I am extremely grateful for everything I have achieved both in my academic life and in my personal life. As an independent student, I have faced a difficult financial situation that has pushed me to leave my comfort zone and work daily to be able to keep up with my university and personal expenses. 

    I am motivated to stand out from the ordinary. My verbal skills have allowed me to communicate with character when asking for help or advice. My early maturity and independence have taught me to appreciate the smallest things in life. 

    Being independent at such a young age is difficult, but it is a great blessing to feel proud of myself and of everything I have achieved, and of what I am about to achieve.

    Angela also shared about her SLI experiences in virtual Meet SLI events in 2020 and 2021, and in this reflection of gratitude.

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    College update: Irais, SLI scholar

    George Wythe High School ’20
    Eastern Mennonite University ’24 (history, social work)

    College comes with many challenges and opportunities and also many experiences. I have learned many things in college, but the most important is that our actions determine our results, and that the future we create depends upon the choices and actions we take today.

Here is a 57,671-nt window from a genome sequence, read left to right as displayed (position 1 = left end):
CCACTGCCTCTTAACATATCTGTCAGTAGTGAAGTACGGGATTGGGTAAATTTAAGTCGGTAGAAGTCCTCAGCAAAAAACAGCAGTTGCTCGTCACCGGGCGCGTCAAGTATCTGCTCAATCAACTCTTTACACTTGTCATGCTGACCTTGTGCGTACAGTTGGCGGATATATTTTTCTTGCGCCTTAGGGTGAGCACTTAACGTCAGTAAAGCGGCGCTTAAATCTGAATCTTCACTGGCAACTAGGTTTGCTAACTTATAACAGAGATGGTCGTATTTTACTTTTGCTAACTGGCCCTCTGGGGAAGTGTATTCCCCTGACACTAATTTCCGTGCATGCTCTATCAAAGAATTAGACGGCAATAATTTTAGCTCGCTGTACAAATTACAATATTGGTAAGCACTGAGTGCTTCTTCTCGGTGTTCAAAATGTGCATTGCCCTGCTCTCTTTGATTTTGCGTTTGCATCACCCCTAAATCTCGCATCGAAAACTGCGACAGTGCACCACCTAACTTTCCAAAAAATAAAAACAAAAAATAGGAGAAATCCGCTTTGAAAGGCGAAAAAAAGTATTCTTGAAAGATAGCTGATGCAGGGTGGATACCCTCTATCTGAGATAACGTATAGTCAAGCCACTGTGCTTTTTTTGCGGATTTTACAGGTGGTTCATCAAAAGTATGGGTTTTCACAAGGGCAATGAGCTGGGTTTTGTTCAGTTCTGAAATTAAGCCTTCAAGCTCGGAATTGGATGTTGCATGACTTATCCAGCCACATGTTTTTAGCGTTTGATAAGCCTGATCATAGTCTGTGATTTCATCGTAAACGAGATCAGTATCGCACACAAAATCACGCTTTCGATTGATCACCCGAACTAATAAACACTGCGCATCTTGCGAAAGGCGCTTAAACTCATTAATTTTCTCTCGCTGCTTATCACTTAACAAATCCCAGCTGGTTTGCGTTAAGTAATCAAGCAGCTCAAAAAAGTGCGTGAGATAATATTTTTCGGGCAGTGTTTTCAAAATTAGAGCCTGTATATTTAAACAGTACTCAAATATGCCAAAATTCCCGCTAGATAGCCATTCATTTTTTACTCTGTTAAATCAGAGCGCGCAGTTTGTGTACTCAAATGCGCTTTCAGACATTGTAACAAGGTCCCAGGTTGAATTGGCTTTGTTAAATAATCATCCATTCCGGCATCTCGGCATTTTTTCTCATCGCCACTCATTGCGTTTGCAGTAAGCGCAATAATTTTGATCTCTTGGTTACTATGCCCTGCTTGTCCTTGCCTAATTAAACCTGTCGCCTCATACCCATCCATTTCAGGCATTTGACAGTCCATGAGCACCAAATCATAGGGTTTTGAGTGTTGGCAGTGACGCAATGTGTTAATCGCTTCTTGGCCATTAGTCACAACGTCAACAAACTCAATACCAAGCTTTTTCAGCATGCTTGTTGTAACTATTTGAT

I am thankful for all the help I have received from SLI. Everyone has dreams and goals, and SLI scholarships make things easier for many students. 

    I want the opportunity to give my best to the people I will help in the future after I graduate from college. Life sometimes can be hard but I always try to find solutions to the problems and to stay motivated when things get difficult. I believe that this always helps me and will help me in the future if I face a problem.